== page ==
Riding their way to the top of the podium


Rae Gray

STARTING OFF WITH SMILES: Bowie senior Retta Johnson and Emily Doucette, a senior at Ann Richards, begin their ride with smiles of excitement. Bowie’s mountain biking team is made up of students from AISD schools and home schooling programs.

Kateri Jaquette, Sports Editor

The Bulldog mountain biking team takes on the challenging trails of Texas together

The morning sun shines through the trees, parents and teammates wait anxiously beside the trails, while dirt and mud is thrown into the air as bikers speed over the rough terrain to reach the finish line.

Throughout the year, the Bowie and south Austin composite middle school mountain biking team competes in races throughout Texas on challenging trails. Senior Retta Johnson has been competing with the mountain biking team since the beginning of her freshman year and has participated in a number of races over the years.

“Many of the people on our team do not go to school here at Bowie,” Johnson said. “Two of my closest friends and my favorite people to ride with on the team go to other schools.”

There are a large number of students who are on the mountain biking team with varying ages and skill levels. The group is divided into five teams.

“The team is separated into a few different teams,” Johnson said. “Boys and girls race separately and then we are split up into a middle school, freshmen, sophomore, and the JV and Varsity teams.”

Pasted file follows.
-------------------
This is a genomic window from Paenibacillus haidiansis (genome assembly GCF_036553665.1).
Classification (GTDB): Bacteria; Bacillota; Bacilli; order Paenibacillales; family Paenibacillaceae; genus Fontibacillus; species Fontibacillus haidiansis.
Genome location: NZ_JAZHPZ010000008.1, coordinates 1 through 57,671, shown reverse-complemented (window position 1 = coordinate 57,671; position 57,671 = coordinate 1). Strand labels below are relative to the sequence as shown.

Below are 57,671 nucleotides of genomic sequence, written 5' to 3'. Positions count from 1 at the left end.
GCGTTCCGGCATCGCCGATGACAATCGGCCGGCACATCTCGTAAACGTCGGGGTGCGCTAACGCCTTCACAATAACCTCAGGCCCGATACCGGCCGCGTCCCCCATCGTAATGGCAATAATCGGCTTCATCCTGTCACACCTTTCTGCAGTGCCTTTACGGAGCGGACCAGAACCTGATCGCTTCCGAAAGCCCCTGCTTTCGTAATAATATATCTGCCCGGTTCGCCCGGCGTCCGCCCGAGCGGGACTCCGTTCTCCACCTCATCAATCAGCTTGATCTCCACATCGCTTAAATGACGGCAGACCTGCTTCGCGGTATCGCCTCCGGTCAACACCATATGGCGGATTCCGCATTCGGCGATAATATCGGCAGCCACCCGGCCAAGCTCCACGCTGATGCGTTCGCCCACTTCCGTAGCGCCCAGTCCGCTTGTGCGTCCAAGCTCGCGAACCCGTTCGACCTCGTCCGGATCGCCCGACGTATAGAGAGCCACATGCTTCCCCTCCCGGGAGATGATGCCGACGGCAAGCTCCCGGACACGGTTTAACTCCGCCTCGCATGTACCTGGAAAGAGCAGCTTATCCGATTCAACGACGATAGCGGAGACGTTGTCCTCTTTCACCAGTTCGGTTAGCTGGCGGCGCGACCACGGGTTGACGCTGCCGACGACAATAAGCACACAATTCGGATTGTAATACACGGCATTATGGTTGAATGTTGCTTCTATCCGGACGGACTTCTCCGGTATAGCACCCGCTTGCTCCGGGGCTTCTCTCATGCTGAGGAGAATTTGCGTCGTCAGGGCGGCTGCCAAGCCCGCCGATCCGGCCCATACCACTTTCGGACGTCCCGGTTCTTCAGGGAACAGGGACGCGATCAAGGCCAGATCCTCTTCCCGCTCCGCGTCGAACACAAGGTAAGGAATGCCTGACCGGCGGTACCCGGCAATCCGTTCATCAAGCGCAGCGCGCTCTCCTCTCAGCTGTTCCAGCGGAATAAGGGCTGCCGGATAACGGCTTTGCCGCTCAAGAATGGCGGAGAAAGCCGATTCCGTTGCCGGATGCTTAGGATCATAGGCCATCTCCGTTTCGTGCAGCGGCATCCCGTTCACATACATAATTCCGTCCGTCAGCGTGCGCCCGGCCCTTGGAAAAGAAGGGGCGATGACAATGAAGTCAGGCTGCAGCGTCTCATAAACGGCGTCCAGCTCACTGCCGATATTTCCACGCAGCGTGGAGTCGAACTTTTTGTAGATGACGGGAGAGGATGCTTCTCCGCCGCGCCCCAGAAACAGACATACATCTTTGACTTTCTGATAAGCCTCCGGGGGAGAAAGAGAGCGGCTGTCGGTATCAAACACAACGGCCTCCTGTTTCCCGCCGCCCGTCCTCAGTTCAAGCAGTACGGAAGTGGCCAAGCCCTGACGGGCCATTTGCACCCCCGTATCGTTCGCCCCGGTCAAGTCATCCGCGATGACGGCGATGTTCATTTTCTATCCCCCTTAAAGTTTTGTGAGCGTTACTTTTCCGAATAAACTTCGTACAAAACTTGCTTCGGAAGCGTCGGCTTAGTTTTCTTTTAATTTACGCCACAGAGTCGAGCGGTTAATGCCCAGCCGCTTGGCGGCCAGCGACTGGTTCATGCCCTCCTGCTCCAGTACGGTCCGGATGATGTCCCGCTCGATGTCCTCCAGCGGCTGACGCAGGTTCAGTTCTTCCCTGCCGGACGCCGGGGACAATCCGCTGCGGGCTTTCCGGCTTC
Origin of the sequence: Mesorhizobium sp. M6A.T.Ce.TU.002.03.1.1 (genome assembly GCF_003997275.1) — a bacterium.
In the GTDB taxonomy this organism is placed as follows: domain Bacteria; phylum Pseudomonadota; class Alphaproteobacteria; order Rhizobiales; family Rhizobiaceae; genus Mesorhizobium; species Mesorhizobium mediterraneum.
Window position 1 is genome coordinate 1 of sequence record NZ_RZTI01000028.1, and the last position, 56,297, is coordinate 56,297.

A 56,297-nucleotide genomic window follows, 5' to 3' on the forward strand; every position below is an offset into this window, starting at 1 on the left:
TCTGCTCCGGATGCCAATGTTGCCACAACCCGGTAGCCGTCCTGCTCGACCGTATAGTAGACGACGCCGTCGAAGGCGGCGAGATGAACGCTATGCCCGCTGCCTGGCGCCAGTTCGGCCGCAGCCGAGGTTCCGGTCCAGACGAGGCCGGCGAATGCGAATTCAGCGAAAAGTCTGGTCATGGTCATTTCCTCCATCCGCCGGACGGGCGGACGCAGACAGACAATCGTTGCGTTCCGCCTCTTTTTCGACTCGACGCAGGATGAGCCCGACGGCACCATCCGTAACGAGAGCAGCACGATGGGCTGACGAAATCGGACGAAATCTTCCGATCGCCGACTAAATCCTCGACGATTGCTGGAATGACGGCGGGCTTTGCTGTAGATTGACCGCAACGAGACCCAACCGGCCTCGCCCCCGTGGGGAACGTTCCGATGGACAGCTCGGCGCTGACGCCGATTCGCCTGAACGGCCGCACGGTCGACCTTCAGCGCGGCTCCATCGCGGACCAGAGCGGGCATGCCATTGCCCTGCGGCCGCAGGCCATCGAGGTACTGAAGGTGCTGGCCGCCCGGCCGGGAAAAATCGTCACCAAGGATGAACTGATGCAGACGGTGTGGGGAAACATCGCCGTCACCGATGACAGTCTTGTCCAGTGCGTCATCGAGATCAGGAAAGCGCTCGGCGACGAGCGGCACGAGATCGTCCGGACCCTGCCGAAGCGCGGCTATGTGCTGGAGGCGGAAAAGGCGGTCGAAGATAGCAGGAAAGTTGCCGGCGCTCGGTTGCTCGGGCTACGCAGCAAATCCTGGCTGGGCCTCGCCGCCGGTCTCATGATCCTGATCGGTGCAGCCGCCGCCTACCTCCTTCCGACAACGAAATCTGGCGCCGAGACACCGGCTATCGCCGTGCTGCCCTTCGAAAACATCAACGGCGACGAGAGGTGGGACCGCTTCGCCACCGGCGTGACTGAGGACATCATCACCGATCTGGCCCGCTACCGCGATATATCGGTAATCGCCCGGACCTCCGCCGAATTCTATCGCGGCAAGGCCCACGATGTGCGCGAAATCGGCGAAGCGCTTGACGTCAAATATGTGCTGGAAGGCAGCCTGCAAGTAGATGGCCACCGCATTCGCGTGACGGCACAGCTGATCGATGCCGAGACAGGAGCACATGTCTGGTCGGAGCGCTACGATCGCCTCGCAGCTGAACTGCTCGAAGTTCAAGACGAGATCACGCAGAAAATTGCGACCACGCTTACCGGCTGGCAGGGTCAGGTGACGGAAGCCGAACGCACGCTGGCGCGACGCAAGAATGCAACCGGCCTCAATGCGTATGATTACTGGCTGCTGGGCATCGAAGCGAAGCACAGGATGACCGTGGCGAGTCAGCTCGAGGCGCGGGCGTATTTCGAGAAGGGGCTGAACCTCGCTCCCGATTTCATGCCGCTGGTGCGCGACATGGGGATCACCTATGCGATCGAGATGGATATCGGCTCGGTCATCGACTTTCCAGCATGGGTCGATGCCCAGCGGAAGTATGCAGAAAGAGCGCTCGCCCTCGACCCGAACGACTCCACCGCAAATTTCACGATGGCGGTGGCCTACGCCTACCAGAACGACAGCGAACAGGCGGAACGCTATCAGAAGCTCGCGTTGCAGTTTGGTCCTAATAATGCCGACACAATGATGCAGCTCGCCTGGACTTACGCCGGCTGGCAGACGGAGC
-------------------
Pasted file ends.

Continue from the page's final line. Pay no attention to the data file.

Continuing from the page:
Unlike football or volleyball games, mountain bike races are a weekend-long event that involves campfires and movies as well as racing. These traditions separate the sport from others at Bowie and make it different.

“Everyone gets there Saturday morning and we set up camp for the night,” Johnson said. “Parents camp in tents too, and we all watch a movie together that night and sit around a campfire which is always really fun.”

Emily Doucette, a senior at the Ann Richards School for Young Women Leaders, is a mountain biker on the Bowie team with Johnson and despite the fact that she does not attend Bowie like many of her other teammates, she still feels apart of the community just as much as the other bikers.

“There is definitely a lot of camaraderie,” Doucette said. “It’s just this great group of people cheering each other on.”

While the team does have fun during the time the are not racing, the training and work that goes into mountain biking is rigorous.

“We have training workouts on stationary bikes where we ride for an hour or more,” Doucette said. “We also ride on the trails where we practice safety then work on conditioning and relays.”

According to Johnson, safety is the number one priority in mountain biking. There are hours of practice and special gear to make every biker as safe as possible.

“There are special shoes which clip into the pedals,” Johnson said. “We also have bike shorts with padding and of course helmets and glasses.”

All of the safety gear has a specific purpose and role in the protection of the biker.

“We wear glasses because there are branches, debris, bugs can fly in your eye,” Doucette said. “There are so many different factors so it is just an overall protective measure as well as just protecting our eyes from the sun.”